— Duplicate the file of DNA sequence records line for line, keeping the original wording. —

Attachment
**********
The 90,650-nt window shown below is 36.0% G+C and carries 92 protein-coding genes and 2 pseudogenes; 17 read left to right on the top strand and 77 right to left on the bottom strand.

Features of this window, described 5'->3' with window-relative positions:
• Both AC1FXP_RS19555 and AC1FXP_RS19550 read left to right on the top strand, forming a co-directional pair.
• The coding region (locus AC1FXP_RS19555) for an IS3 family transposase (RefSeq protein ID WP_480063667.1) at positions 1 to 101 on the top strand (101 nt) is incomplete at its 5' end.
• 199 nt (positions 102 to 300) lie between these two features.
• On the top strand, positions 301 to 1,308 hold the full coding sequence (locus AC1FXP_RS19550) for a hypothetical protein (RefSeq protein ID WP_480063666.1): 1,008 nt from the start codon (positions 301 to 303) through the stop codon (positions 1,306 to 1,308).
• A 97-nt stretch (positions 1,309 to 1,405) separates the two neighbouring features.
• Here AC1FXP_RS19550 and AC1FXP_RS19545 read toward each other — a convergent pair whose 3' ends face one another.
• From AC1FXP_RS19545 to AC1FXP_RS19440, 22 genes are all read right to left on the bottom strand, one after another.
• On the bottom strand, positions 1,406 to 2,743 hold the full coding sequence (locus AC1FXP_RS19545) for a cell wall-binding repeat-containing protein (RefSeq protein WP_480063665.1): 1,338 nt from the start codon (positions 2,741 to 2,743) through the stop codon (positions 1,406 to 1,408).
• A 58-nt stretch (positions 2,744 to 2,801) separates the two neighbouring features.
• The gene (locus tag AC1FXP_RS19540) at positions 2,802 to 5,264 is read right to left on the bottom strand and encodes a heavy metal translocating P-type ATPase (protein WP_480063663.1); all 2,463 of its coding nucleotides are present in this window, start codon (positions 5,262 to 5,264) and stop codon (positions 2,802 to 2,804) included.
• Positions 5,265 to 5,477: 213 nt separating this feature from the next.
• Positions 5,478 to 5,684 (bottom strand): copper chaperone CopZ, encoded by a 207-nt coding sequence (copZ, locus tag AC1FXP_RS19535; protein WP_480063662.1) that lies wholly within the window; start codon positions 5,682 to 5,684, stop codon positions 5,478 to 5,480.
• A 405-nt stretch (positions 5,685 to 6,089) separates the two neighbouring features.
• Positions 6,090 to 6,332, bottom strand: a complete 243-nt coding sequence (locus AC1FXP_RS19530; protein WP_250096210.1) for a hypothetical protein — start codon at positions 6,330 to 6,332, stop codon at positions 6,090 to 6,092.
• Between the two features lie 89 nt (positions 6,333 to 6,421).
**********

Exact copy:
The 90,650-nt window shown below is 36.0% G+C and carries 92 protein-coding genes and 2 pseudogenes; 17 read left to right on the top strand and 77 right to left on the bottom strand.

Features of this window, described 5'->3' with window-relative positions:
• Both AC1FXP_RS19555 and AC1FXP_RS19550 read left to right on the top strand, forming a co-directional pair.
• The coding region (locus AC1FXP_RS19555) for an IS3 family transposase (RefSeq protein ID WP_480063667.1) at positions 1 to 101 on the top strand (101 nt) is incomplete at its 5' end.
• 199 nt (positions 102 to 300) lie between these two features.
• On the top strand, positions 301 to 1,308 hold the full coding sequence (locus AC1FXP_RS19550) for a hypothetical protein (RefSeq protein ID WP_480063666.1): 1,008 nt from the start codon (positions 301 to 303) through the stop codon (positions 1,306 to 1,308).
• A 97-nt stretch (positions 1,309 to 1,405) separates the two neighbouring features.
• Here AC1FXP_RS19550 and AC1FXP_RS19545 read toward each other — a convergent pair whose 3' ends face one another.
• From AC1FXP_RS19545 to AC1FXP_RS19440, 22 genes are all read right to left on the bottom strand, one after another.
• On the bottom strand, positions 1,406 to 2,743 hold the full coding sequence (locus AC1FXP_RS19545) for a cell wall-binding repeat-containing protein (RefSeq protein WP_480063665.1): 1,338 nt from the start codon (positions 2,741 to 2,743) through the stop codon (positions 1,406 to 1,408).
• A 58-nt stretch (positions 2,744 to 2,801) separates the two neighbouring features.
• The gene (locus tag AC1FXP_RS19540) at positions 2,802 to 5,264 is read right to left on the bottom strand and encodes a heavy metal translocating P-type ATPase (protein WP_480063663.1); all 2,463 of its coding nucleotides are present in this window, start codon (positions 5,262 to 5,264) and stop codon (positions 2,802 to 2,804) included.
• Positions 5,265 to 5,477: 213 nt separating this feature from the next.
• Positions 5,478 to 5,684 (bottom strand): copper chaperone CopZ, encoded by a 207-nt coding sequence (copZ, locus tag AC1FXP_RS19535; protein WP_480063662.1) that lies wholly within the window; start codon positions 5,682 to 5,684, stop codon positions 5,478 to 5,480.
• A 405-nt stretch (positions 5,685 to 6,089) separates the two neighbouring features.
• Positions 6,090 to 6,332, bottom strand: a complete 243-nt coding sequence (locus AC1FXP_RS19530; protein WP_250096210.1) for a hypothetical protein — start codon at positions 6,330 to 6,332, stop codon at positions 6,090 to 6,092.
• Between the two features lie 89 nt (positions 6,333 to 6,421).